The above description is meant to be exemplary only, and one skilled in the art will recognize that changes may be made to the embodiments described without departing from the scope of the invention disclosed. For example, it is apparent that the present modular nozzle configuration could be applied to simplex or duplex air-assisted nozzles. Still other modifications which fall within the scope of the present invention will be apparent to those skilled in the art, in light of a review of this disclosure, and such modifications are intended to fall within the appended claims.

Claims (17)

1. A modular fuel nozzle air swirler for a gas turbine engine, the nozzle comprising:
a body defining a fuel passage extending axially between an inlet end and a discharge end of the body, the discharge end having a peripheral end surface, the body having at least one first interlocking member; and
an annular cap having a shoulder surface interfacing with the peripheral end surface of the body, the annular cap having at least one second interlocking member cooperating with the at least one first interlocking member, the second interlocking member surrounding the first interlocking member and defining a radial slot in which the first interlocking member is axially captively received, thereby axially retaining the annular cap on the body, the peripheral end surface of the body and the shoulder surface defining a plurality of through air channels.
2. The fuel nozzle air swirler as defined in claim 1, wherein the at least one first and the at least one second interlocking members comprise a catch and a cooperating latch, wherein the latch has an inside holding surface forming opposed axially closed ends of the radial slot, the catch being selectively engageable between said axial closed ends by rotating the cap relative to the body.
3. The fuel nozzle air swirler as defined in claim 2, wherein the cap is welded to the body.
4. The fuel nozzle air swirler as defined in claim 2, wherein the latch is resiliently bendable radially outwardly.
5. The fuel nozzle air swirler as defined in claim 1, wherein the at least one first interlocking member is welded to the at least one second interlocking member.
6. The fuel nozzle air swirler as defined in claim 1, wherein the cap and the body are made from different materials.
7. The fuel nozzle air swirler as defined in claim 1, wherein the air channels are circumferentially spaced about the fuel passage and the at least one first and the at least one second interlocking members comprise a plurality of catches and corresponding latches circumferentially distributed between the channels.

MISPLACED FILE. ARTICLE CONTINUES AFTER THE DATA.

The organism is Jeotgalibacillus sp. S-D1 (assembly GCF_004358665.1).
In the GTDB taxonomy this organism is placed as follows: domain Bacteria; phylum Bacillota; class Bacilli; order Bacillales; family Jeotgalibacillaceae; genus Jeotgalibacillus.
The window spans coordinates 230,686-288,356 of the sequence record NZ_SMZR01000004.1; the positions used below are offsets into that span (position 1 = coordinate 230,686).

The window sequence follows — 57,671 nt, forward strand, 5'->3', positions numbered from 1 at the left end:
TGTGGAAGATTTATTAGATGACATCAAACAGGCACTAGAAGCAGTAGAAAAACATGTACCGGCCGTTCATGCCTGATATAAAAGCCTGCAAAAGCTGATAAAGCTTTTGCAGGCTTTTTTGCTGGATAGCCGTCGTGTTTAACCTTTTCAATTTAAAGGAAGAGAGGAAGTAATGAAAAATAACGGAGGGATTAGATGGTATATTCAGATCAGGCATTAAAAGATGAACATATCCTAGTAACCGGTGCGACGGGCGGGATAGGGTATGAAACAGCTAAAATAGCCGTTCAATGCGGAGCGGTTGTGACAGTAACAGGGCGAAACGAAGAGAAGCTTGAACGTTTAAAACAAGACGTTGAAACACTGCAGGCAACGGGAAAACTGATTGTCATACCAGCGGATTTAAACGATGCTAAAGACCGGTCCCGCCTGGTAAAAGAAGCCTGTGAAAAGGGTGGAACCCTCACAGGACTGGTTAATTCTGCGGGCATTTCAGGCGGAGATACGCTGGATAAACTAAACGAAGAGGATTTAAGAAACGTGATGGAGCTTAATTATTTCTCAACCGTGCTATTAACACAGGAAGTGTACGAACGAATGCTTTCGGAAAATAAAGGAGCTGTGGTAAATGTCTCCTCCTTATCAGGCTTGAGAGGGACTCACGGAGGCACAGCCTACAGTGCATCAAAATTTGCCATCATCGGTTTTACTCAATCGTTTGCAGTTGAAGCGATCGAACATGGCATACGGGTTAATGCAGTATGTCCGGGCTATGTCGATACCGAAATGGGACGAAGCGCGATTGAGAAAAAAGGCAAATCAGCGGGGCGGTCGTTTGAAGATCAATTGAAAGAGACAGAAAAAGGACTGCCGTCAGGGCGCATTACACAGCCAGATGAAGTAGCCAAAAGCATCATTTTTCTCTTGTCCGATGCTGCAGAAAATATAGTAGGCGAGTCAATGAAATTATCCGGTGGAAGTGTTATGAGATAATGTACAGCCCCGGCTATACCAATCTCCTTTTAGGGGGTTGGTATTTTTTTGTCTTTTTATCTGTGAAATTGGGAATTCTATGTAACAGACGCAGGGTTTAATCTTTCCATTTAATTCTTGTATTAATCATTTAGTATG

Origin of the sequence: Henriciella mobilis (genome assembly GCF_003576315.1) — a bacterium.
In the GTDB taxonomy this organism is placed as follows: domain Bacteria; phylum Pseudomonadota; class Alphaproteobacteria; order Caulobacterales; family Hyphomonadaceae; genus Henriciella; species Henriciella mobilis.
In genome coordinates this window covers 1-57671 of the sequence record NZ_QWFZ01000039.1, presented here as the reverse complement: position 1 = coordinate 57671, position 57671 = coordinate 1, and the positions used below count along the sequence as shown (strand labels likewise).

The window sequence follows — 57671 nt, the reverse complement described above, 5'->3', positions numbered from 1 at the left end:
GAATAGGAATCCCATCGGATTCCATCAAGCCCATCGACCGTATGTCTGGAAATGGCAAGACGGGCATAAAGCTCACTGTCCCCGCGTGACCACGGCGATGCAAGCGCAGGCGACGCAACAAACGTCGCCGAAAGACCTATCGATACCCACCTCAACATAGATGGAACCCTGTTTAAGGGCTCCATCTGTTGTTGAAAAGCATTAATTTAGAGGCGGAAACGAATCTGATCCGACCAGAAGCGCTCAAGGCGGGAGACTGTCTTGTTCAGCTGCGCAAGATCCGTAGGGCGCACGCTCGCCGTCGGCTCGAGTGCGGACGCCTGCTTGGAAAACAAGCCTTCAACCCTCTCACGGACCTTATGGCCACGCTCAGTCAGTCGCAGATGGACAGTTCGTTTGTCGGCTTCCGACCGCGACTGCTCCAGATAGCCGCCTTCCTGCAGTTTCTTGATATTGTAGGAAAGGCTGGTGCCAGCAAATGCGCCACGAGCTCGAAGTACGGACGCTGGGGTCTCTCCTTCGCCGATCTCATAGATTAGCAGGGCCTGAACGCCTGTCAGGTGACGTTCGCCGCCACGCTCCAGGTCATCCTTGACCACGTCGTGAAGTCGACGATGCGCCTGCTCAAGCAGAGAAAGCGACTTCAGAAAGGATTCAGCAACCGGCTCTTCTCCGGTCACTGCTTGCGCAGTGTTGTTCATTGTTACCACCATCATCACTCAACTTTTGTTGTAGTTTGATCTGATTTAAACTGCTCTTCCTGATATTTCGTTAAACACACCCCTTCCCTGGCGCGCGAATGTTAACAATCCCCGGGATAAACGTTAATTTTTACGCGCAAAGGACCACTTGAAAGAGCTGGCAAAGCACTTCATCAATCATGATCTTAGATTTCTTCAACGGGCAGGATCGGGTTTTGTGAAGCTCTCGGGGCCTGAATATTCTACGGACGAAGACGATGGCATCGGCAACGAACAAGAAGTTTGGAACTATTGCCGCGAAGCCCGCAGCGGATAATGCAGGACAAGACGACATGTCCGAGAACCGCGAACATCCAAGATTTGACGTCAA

8. The fuel nozzle air swirler as defined in claim 7, wherein the catches are disposed on the body and the latches are disposed on the cap.
9. The fuel nozzle air swirler as defined in claim 8, wherein the catches are disposed adjacent to a radially outer portion of the peripheral end surface.
10. The fuel nozzle air swirler as defined in claim 9, wherein the channels comprise slots disposed across the peripheral end surface, each slot having a slot width that is greater than a width of its corresponding latch.
11. The fuel nozzle air swirler as defined in claim 10, wherein the cap and the body are welded together.
12. A fuel nozzle air swirler for a gas turbine engine, the nozzle comprising:
a body having a central fuel passage extending axially therethrough and exiting the body through a spray orifice; and
an annular cap positively secured to the body via cooperating securing means provided on the cap and body, the cooperating securing means comprise at least one latch and at least one corresponding catch axially engaged one behind the other in axial locking relationship, the cap being prevented from being axially removed from the body by the engagement of the latch with the catch, the annular cap circumscribing the spray orifice, a plurality of through air channels being defined at an interface between the body and the annular cap and extending towards the central fuel passage.
13. The fuel nozzle air swirler as defined in claim 12, wherein the catch is disposed at a radially outward portion of the body.
14. The fuel nozzle air swirler as defined in claim 13, wherein the cooperating securing means further comprise a weld.
15. A fuel nozzle air swirler assembly for use in a gas turbine engine, the assembly comprising:
a body defining a central fuel passage extending axially between an inlet end and a discharge end of the body, the discharge end having a peripheral end surface, the peripheral end surface having a plurality of circumferentially spaced through slots extending substantially radially about the central fuel passage; and
an annular cap having a shoulder surface for interfacing with the peripheral end surface of the body and cooperating with the slots to define through air channels, the cap being positively secured to the body via a latching mechanism provided on the cap and body, the latching mechanism comprises a plurality of latches and a plurality of corresponding catches axially engageable one behind the other in a locking relationship.